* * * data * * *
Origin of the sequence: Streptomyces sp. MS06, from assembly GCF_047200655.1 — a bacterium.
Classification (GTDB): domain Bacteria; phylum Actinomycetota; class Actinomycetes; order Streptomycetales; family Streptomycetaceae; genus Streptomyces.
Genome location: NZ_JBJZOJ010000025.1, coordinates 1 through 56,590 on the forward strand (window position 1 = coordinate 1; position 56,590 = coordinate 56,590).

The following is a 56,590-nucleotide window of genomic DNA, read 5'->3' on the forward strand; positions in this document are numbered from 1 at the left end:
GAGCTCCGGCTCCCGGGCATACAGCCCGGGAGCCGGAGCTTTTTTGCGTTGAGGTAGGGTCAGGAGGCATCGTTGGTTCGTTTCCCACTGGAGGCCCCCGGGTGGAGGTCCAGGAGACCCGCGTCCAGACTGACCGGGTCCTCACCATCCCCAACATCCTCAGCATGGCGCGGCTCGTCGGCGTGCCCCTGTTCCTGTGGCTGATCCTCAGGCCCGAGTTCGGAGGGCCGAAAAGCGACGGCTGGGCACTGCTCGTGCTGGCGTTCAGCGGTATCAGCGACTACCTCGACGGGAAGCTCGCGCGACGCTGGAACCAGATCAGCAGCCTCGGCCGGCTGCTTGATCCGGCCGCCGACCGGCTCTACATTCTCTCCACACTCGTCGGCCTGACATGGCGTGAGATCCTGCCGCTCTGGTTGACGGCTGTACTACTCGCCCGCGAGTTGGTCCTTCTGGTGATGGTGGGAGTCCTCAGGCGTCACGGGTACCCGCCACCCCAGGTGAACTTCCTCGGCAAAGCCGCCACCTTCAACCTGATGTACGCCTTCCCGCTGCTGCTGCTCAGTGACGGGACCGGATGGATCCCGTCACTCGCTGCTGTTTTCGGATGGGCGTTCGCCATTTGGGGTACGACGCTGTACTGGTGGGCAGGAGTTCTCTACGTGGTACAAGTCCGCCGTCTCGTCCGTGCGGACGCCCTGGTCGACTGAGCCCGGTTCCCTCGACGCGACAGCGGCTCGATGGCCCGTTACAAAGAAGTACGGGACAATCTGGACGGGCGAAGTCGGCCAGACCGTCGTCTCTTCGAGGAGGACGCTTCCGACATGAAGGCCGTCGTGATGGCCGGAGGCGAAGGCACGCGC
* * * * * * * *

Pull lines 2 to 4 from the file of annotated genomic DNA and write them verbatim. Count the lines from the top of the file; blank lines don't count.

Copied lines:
Classification (GTDB): domain Bacteria; phylum Actinomycetota; class Actinomycetes; order Streptomycetales; family Streptomycetaceae; genus Streptomyces.
Genome location: NZ_JBJZOJ010000025.1, coordinates 1 through 56,590 on the forward strand (window position 1 = coordinate 1; position 56,590 = coordinate 56,590).

The following is a 56,590-nucleotide window of genomic DNA, read 5'->3' on the forward strand; positions in this document are numbered from 1 at the left end: